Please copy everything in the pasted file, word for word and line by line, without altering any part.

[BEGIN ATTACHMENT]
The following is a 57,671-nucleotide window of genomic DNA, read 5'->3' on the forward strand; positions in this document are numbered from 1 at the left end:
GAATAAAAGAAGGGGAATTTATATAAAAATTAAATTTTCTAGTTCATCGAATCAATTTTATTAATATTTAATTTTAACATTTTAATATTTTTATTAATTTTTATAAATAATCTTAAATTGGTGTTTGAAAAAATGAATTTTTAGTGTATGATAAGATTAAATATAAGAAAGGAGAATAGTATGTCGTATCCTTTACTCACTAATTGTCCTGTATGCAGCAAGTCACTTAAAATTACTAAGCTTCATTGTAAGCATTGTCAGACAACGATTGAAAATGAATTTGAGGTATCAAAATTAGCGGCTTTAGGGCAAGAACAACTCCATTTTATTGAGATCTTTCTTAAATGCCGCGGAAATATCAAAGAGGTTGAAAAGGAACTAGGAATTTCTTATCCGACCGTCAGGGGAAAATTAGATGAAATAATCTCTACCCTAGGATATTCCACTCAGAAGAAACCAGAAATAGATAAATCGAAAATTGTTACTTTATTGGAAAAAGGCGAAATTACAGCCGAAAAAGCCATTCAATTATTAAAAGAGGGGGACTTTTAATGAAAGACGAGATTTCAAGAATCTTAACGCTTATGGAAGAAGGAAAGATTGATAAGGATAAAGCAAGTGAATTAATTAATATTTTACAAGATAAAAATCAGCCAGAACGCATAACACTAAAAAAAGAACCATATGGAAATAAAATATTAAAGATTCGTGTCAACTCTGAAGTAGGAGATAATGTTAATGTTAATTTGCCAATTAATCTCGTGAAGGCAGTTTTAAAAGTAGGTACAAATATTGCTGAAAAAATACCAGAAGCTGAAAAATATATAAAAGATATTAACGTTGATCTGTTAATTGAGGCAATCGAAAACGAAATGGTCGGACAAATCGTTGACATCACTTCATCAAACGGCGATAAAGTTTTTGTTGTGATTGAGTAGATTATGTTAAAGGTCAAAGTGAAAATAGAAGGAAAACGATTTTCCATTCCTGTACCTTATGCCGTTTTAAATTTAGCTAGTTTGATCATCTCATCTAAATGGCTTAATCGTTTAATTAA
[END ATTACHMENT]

The following is a 57,671-nucleotide window of genomic DNA, read 5'->3' on the forward strand; positions in this document are numbered from 1 at the left end:
GAATAAAAGAAGGGGAATTTATATAAAAATTAAATTTTCTAGTTCATCGAATCAATTTTATTAATATTTAATTTTAACATTTTAATATTTTTATTAATTTTTATAAATAATCTTAAATTGGTGTTTGAAAAAATGAATTTTTAGTGTATGATAAGATTAAATATAAGAAAGGAGAATAGTATGTCGTATCCTTTACTCACTAATTGTCCTGTATGCAGCAAGTCACTTAAAATTACTAAGCTTCATTGTAAGCATTGTCAGACAACGATTGAAAATGAATTTGAGGTATCAAAATTAGCGGCTTTAGGGCAAGAACAACTCCATTTTATTGAGATCTTTCTTAAATGCCGCGGAAATATCAAAGAGGTTGAAAAGGAACTAGGAATTTCTTATCCGACCGTCAGGGGAAAATTAGATGAAATAATCTCTACCCTAGGATATTCCACTCAGAAGAAACCAGAAATAGATAAATCGAAAATTGTTACTTTATTGGAAAAAGGCGAAATTACAGCCGAAAAAGCCATTCAATTATTAAAAGAGGGGGACTTTTAATGAAAGACGAGATTTCAAGAATCTTAACGCTTATGGAAGAAGGAAAGATTGATAAGGATAAAGCAAGTGAATTAATTAATATTTTACAAGATAAAAATCAGCCAGAACGCATAACACTAAAAAAAGAACCATATGGAAATAAAATATTAAAGATTCGTGTCAACTCTGAAGTAGGAGATAATGTTAATGTTAATTTGCCAATTAATCTCGTGAAGGCAGTTTTAAAAGTAGGTACAAATATTGCTGAAAAAATACCAGAAGCTGAAAAATATATAAAAGATATTAACGTTGATCTGTTAATTGAGGCAATCGAAAACGAAATGGTCGGACAAATCGTTGACATCACTTCATCAAACGGCGATAAAGTTTTTGTTGTGATTGAGTAGATTATGTTAAAGGTCAAAGTGAAAATAGAAGGAAAACGATTTTCCATTCCTGTACCTTATGCCGTTTTAAATTTAGCTAGTTTGATCATCTCATCTAAATGGCTTAATCGTTTAATTAA